Q&A with Dr Frances Hughes

February 2016 Vol 16 (1)

Find out more about kiwi nurse Dr Frances Hughes who is the southern hemisphere's first CEO of the International Council of Nurses. She took her up her Geneva-based post in February and on her 'bucket list' is learning another language...

Dr Frances Hughes iconNAME: Dr Frances Hughes 

JOB TITLE: Chief Executive of the International Council of Nurses (ICN), Geneva

Where and when did you train?

I completed two hospital-based training programmes. The first was training as an RGON at Hutt Hospital (won the Florence Nightingale Award on graduating in 1979, a lovely medal I still wear as a necklace) and the second was a two-year psychiatric nursing programme at Porirua Hospital (1981–1983).

Other qualifications/professional roles?

BA, MA and Doctor of Nursing. I was the first nurse to be awarded a Harkness Fellowship in health policy, The University of Auckland’s first professor of nursing, a JP, chair of Careerforce ITO, Colonel Commandant of the Royal New Zealand Nursing Corps, first New Zealand president and councillor for former Australian & New Zealand College of Mental Health Nursing, and the founder and chair of Kapiti Community Enterprise Trust (a charity for those with complex mental illness and developmental disabilities). I was a Fulbright senior scholar in 2013 and I am a credentialed MH nurse.

Why did you decide to become a nurse?

I remember being in the sixth form and my best friend Marie was going nursing. I needed somewhere to live post-school, as my family moved away, so I decided to follow suit. In those days, going to university straight from school was not that common and I really wanted to be with my friends. If anything, I wanted to go into the police force but I was too young.

What was your nursing career up to your current job?

I began teaching CPR for the National Heart Foundation. Since completing my psychiatric nurse training, I have always been active in mental health nursing, initially as a clinician and then in other roles, including as an educator at Whitireia Community Polytechnic, where I developed the forensic mental health nursing programme while nursing part-time. I’ve also been a regional nurse educator, worked for Family Planning and held the director of mental health nursing role at Porirua Hospital. I became a senior advisor and then chief advisor nursing for the Ministry of Health (1996–2004); then became professor of nursing at The University of Auckland, facilitator of the Pacific Island Mental Health Network for WHO, and a senior consultant then acting deputy director of mental health for the Ministry of Health. From 2012 (until taking up the ICN post in February), I was Queensland’s chief nursing and midwifery officer.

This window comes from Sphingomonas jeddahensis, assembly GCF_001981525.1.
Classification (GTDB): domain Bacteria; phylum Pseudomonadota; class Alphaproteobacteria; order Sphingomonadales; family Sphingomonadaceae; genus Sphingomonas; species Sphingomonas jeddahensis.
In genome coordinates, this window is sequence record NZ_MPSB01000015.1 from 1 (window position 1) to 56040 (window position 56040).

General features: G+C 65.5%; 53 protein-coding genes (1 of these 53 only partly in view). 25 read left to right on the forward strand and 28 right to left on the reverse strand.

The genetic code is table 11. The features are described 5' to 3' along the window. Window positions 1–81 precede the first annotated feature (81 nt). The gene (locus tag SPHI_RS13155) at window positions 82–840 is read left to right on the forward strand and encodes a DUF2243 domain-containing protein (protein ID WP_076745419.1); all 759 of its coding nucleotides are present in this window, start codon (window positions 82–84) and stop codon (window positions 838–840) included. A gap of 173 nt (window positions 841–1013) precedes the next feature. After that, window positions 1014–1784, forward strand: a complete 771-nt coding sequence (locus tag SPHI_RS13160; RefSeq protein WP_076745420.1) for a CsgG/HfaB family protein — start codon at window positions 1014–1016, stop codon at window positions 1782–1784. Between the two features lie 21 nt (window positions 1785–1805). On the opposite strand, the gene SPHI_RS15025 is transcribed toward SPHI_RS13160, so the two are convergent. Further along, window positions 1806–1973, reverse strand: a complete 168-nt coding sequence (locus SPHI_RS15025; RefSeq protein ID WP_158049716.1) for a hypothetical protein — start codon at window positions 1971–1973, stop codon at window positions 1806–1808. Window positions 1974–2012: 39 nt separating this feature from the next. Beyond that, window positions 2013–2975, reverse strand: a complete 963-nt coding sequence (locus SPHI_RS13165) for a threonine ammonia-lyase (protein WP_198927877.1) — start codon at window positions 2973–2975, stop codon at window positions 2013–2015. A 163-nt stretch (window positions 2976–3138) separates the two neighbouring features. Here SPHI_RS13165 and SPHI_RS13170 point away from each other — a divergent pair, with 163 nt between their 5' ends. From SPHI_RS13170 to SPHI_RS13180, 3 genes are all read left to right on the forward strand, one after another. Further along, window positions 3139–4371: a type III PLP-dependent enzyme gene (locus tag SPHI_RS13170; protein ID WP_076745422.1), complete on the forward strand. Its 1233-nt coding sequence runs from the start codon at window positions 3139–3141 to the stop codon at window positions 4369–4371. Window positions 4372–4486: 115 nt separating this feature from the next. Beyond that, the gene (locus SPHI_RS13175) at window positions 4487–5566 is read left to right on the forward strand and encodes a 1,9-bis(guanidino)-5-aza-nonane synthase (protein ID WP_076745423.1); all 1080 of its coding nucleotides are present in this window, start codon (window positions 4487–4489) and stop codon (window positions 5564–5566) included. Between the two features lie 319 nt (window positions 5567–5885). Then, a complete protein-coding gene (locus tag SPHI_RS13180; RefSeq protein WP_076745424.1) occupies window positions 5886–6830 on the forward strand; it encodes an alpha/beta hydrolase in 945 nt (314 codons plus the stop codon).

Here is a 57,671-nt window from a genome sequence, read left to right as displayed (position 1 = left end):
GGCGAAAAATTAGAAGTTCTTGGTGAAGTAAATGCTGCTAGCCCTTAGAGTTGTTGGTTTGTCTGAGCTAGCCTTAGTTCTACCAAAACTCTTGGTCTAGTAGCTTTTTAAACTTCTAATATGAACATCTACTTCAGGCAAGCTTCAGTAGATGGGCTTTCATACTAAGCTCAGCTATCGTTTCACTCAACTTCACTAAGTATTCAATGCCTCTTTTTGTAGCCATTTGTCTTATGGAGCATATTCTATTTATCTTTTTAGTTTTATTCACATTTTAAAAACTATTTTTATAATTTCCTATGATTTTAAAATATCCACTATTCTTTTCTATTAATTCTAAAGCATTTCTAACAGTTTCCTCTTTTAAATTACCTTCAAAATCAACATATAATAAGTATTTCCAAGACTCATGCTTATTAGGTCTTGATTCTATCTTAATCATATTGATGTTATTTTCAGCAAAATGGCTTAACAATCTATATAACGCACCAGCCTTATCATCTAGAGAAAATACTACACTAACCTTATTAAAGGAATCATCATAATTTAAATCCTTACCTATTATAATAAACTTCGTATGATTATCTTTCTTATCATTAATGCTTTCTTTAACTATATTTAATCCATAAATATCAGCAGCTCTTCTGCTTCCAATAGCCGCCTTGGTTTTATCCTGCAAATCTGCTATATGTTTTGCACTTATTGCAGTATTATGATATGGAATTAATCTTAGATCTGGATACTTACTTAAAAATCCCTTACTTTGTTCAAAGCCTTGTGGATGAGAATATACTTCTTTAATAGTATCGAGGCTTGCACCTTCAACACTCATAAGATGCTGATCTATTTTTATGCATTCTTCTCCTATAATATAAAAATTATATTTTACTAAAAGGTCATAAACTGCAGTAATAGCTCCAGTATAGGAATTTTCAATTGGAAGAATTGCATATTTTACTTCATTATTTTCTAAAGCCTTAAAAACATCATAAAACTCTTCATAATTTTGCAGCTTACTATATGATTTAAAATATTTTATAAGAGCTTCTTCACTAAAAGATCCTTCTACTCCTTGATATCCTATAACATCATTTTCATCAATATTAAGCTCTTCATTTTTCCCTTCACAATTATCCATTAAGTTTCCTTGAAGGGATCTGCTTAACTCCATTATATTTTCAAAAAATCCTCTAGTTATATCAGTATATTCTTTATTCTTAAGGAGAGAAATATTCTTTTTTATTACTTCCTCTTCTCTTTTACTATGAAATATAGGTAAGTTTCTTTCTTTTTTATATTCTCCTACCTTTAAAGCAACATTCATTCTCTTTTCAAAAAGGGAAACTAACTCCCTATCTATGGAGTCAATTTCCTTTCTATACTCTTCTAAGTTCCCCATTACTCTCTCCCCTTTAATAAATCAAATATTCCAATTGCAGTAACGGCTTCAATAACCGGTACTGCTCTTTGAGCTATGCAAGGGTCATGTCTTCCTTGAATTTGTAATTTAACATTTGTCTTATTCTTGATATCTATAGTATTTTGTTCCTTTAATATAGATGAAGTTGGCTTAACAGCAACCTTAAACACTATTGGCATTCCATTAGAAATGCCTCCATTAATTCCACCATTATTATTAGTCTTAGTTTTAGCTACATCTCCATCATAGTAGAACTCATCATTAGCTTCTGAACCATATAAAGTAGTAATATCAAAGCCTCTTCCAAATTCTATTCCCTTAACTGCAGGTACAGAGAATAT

I was also the owner, with my husband Kevin, of an NGO residential mental health and disability provider in Kapiti for 12 years (where I worked part-time as an RN). I worked with an amazing group of clients, mainly males with complex mental and developmental disabilities.

So what is your new job all about?

As chief executive of the International Council of Nurses (ICN), I work for the board and for the members of ICN – the 130 countries covered by national nursing associations (NNAs). My job is to maintain the organisation, deliver on the strategic directions, and make sure we have strong, robust systems and processes to take ICN into the future. It is also to expand our members and partners, and to understand the expectations and issues of our members. I will be representing nursing to ensure we have a voice where it matters at global decision-making tables.

What do you love most about being a nurse leader?

I love the complexity of problem solving and developing strategies and approaches. I love being surrounded by people who are shaping our environment in a positive manner. I also love being humbled by stories of families and consumers, who remind me of what we are all here for.

What do you love least about being a leader in 2016?

The demand is great; we expect more and more of our nurse leaders, and at times it is completely unrealistic. We want them to be the best clinician, the best researcher, the best academic and the best strategist.

If there was a fairy godmother of nursing, what three wishes would you ask to be granted for the world’s nursing workforce?

I would wish for more courage, confidence and ability to influence. I would wish for all nurses to have mentorship and professional support in their careers.

What do you think are the most important personal characteristics required to be a nurse?

Courage, confidence, integrity and a sense of justice. Then I think I would add positivity and being a strategist.

What do you do to try and keep fit, healthy, happy and balanced?

I drink and love green tea, I meditate, I go to the gym as much as I can, and I love and appreciate my family and friends and tell them so frequently. Keeping in contact and taking wise counsel from my friends and treasured colleagues is important when you are often leading from the front in regards to nursing work.

As a mental health nurse, I have always had, and continue to have, professional supervision.

While you are waiting in the supermarket check-out queue, which magazine are you most likely to pick up and browse, and why?

Real estate guides – I love looking at property and houses.

What is number one on your ‘bucket list’ of things to do?

Learn another language.

What is your favourite meal?

Anything with potatoes and spinach. 

 

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